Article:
“I can’t even ask someone to help me up two flights of stairs with my shopping. I feel like I’m in a prison. I go in and that’s it – I shut myself away. It does get very lonely.”
Like many young mums Aimee cannot afford to rent privately in Hackney. On a budget of £120 weekly, even some new-build council homes are beyond her reach at up to £300 a week.
Government figures show that, 12 years ago, 61 per cent of homeless families in Hackney were housed by the council in privately leased homes and 21 per cent in hostels or B&Bs.
Today, more than 41 per cent end up in B&B or hostel rooms and only 11 per cent in homes privately leased by the council.
The numbers in emergency housing have also more than doubled – from 1,291 families five years ago to 2,733 in September 2016. And the figure shows no sign of falling.
Hackney’s bill for housing those in need of temporary accommodation has shot up from £9.4million in 2010/11 to £35million in 2015/16.
In contrast to the situation a decade ago, the end of a private rented tenancy is now the leading cause of homelessness in London.
Mobile beauty therapist Leanne Campbell, 28, was forced to leave her home of six years in Stamford Hill in October when her landlord asked her to move out. She ended up in a hostel.
Her six-year-old son, who has ADHD, has struggled to adjust to life in a small room with no windows, a ceiling skylight and two single beds.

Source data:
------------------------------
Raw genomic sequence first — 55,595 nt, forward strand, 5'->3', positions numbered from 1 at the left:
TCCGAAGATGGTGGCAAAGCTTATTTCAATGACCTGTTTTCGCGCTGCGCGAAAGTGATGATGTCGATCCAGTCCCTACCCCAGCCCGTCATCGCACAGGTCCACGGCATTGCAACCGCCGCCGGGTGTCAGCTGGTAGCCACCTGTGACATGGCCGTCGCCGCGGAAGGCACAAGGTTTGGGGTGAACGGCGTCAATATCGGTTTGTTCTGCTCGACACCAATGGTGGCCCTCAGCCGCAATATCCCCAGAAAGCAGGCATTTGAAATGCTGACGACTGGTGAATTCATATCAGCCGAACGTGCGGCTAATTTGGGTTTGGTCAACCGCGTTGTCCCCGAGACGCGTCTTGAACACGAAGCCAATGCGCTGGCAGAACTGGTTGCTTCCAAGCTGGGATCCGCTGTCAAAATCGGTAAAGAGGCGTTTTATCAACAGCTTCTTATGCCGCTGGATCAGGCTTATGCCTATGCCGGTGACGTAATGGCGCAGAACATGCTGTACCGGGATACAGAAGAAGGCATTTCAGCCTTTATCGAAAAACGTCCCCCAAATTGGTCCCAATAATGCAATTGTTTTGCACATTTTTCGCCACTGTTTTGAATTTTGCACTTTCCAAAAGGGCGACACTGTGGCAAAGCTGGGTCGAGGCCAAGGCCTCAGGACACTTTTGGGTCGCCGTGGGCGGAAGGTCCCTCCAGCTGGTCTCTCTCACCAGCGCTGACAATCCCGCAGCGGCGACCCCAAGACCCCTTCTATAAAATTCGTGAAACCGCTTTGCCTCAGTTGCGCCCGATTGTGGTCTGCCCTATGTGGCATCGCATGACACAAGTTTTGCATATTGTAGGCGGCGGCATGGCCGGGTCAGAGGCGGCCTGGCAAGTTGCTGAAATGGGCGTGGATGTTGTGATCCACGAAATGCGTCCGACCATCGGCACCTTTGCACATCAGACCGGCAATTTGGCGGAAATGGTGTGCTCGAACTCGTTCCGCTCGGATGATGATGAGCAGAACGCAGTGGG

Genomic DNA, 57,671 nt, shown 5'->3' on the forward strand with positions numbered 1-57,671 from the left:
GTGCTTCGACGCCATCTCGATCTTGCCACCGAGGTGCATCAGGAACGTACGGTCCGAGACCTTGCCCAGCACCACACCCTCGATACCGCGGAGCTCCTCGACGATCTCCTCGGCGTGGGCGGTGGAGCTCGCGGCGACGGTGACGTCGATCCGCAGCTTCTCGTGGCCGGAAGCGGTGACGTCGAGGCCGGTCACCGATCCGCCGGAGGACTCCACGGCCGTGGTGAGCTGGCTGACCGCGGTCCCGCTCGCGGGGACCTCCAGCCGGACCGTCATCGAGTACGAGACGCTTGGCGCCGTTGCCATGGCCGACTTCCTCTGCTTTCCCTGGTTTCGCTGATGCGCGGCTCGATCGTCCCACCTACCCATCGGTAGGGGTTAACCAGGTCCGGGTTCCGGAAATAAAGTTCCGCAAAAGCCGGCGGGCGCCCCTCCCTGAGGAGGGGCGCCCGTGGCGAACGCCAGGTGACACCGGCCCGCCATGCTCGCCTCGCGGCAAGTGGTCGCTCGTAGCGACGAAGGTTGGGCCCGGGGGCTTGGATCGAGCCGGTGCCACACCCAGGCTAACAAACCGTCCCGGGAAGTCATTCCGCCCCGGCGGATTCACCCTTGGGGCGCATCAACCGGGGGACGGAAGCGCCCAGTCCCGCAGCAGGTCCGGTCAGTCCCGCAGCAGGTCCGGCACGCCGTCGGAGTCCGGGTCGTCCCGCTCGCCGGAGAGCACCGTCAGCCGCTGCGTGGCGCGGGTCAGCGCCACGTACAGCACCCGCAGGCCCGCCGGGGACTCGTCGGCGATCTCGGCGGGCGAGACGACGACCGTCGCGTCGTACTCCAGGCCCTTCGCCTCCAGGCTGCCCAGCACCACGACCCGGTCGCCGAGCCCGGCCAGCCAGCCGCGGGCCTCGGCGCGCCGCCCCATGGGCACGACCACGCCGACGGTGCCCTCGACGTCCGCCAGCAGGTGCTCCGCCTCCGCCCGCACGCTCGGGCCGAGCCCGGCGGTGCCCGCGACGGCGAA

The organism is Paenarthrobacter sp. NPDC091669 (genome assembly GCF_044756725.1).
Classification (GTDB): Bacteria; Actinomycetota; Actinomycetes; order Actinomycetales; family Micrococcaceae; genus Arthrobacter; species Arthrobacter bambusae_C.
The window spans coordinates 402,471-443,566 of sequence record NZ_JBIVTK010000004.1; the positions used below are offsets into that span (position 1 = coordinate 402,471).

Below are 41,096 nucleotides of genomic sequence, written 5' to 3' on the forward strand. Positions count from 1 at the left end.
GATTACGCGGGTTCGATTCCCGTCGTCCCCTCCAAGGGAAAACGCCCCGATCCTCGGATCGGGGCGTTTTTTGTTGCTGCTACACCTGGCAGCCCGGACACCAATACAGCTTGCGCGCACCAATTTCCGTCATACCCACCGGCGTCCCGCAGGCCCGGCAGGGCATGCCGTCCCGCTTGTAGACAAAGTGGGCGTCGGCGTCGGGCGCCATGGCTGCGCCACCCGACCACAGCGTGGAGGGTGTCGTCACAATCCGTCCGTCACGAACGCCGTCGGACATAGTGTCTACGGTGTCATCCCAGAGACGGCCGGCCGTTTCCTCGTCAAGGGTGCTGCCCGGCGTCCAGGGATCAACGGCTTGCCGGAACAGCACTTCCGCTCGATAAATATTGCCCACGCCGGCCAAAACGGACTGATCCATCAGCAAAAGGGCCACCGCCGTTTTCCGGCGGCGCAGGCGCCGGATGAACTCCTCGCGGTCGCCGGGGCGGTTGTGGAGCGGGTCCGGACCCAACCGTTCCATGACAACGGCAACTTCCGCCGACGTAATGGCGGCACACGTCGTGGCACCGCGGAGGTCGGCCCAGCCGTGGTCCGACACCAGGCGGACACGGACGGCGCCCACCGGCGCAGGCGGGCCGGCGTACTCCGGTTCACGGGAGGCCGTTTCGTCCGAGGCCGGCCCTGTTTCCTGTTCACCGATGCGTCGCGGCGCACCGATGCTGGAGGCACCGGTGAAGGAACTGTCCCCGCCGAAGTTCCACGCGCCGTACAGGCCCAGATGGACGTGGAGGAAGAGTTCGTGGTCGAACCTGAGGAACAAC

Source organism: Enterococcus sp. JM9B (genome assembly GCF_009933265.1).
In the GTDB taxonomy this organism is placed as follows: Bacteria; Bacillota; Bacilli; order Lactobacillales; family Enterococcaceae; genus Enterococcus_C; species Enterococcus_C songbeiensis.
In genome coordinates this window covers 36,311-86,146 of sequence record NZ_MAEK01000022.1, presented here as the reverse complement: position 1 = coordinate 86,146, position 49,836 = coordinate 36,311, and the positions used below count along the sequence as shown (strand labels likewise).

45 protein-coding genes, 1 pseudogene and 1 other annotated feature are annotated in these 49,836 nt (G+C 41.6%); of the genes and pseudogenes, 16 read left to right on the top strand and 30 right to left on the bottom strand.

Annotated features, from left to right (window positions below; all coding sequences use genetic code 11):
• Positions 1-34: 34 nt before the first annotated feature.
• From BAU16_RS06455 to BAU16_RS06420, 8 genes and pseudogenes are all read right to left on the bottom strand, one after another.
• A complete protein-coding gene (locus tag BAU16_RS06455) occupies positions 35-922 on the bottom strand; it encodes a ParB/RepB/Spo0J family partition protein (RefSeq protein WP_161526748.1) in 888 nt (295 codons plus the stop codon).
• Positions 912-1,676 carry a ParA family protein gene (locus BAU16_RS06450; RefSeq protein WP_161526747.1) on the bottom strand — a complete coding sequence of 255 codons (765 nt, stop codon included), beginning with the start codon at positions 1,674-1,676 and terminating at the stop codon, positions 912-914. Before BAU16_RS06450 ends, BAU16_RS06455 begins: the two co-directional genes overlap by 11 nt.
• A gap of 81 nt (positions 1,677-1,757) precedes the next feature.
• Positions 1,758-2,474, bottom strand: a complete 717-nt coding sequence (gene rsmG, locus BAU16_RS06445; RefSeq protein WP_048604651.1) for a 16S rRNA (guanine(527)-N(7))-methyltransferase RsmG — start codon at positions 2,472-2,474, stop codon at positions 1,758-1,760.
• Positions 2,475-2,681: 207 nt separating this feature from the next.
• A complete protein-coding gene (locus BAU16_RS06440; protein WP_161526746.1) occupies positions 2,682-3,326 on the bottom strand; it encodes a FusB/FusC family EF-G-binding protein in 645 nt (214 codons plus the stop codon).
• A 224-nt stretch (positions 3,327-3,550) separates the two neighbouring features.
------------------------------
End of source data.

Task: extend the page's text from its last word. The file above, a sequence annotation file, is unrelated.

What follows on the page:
“I came in here and I broke down,” she said. “I would describe it as like a bail hostel. The rules and regulations here don’t make you feel like a human being.
“You can’t bring your own bed sheets; you can’t bring anything to try and make you feel at home. There’s a horrible smell; doors slamming; you’re not allowed to eat in your room.”
On her earnings Leanne is unable to afford another private rented property in Hackney, where she has lived all her life and where all her family and friends are based.
She believes a council house is her only option for stable and affordable accommodation in the long term.
“Landlords now can put up rents as high as they like and there’s nothing that anyone can do about it,” she said. “I think realistically there just need to be a lot more homes for council tenants.
“I can probably vouch for every mother that’s out there – they just want somewhere that’s stable and safe for their children.”
Working mum Michelle, 30, who did not want to give her last name, left a hostel in Forest Road, Dalston, last year to move into a privately rented flat in Barnet.
Despite being employed full-time as a dispenser at a pharmacy she is struggling to pay the bills and says she may have to return to hostel accommodation.
“I feel like we have been forgotten,” she said. “I work full-time. I pay my taxes. I have no benefits whatsoever and I feel really let down by the government right now.
“I think they need to do more to look at helping people in work. Families shouldn’t be placed in hostels.”
This story is part of our Hidden Homeless campaign to shine a light on the issue of temporary accommodation in Hackney. Read more news, stats and opinion at our Hidden Homeless microsite – and find out how you can tell us your story or add your name to our manifesto.